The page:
A prototype system from Audi claims to enable traffic lights to communicate with each other and with cars, allowing drivers to sail through rush-hour traffic and reduce wasted fuel.
The €1.2m (£900,000) EU Travolution project aims to keep urban traffic moving, avoiding the stop-start driving that frustrates drivers, wastes petrol and increases CO2emissions.
Audiproject manager Cornelius Menig said: ’The motivation behind the project is making inner city traffic more efficient. There will be less waiting at lights, less fuel consumption and less noise.’
The basic system consists of a module inside the vehicle and a communication unit inside the traffic light control. The device receives a signal from the traffic light via wireless LAN technology. When it is about to turn green, the software calculates the optimum average speed needed to get through on that phase and displays it to the driver on a dashboard multimedia interface.
’We show the driver a band between minimum and maximum optimal speed so he or she can ride the green wave,’ said Menig. ’There is no need to go at a certain speed, so the driver can adapt to the traffic flow. We think that knowing the appropriate speed will reduce accidents caused by abrupt braking.’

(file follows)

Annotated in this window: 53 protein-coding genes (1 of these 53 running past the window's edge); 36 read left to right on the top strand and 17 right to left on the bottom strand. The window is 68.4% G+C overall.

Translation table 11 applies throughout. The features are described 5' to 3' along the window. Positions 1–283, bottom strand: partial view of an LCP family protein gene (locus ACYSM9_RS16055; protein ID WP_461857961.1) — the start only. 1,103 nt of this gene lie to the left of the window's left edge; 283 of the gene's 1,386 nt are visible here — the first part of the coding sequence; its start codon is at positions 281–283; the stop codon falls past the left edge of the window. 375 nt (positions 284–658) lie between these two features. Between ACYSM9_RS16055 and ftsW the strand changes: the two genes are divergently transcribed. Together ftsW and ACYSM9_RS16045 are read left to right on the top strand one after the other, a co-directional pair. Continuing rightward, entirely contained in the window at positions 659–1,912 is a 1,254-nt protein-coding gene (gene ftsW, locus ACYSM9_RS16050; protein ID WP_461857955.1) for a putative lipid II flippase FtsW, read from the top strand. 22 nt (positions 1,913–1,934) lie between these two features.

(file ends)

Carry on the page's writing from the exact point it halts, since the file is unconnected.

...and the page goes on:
The other part of the system is the online optimisation of traffic lights using computation. Synchronisation and traffic light phasing based on the actual traffic situation is carried out every five minutes between local controls at every intersection and a computing unit in the city traffic management centre. Every traffic light additionally optimises locally within the boundaries given by the central phasing.
Travolution is the brainchild of traffic management experts in Ingolstadt, Germany, where Audi has its headquarters. For the pilot, a network of 46 ’intelligent’ traffic lights has been installed in the town which run software that optimises phasing to minimise stopping times.
Of the intelligent traffic lights, three have the full version of the software which allows communication directly with specially-modified A5 and A6 Audi Avant models. It need not be installed in all vehicles to bring benefits — Audi estimates that an adoption level of around 10 per cent will bring measurable improvements in traffic flow.
In the next phase of the project, a further 20 cars and 50 traffic lights will be incorporated into the pilot. Audi estimates that the current installation at half the lights in Ingolstadt has reduced stopping at intersections by 17 per cent.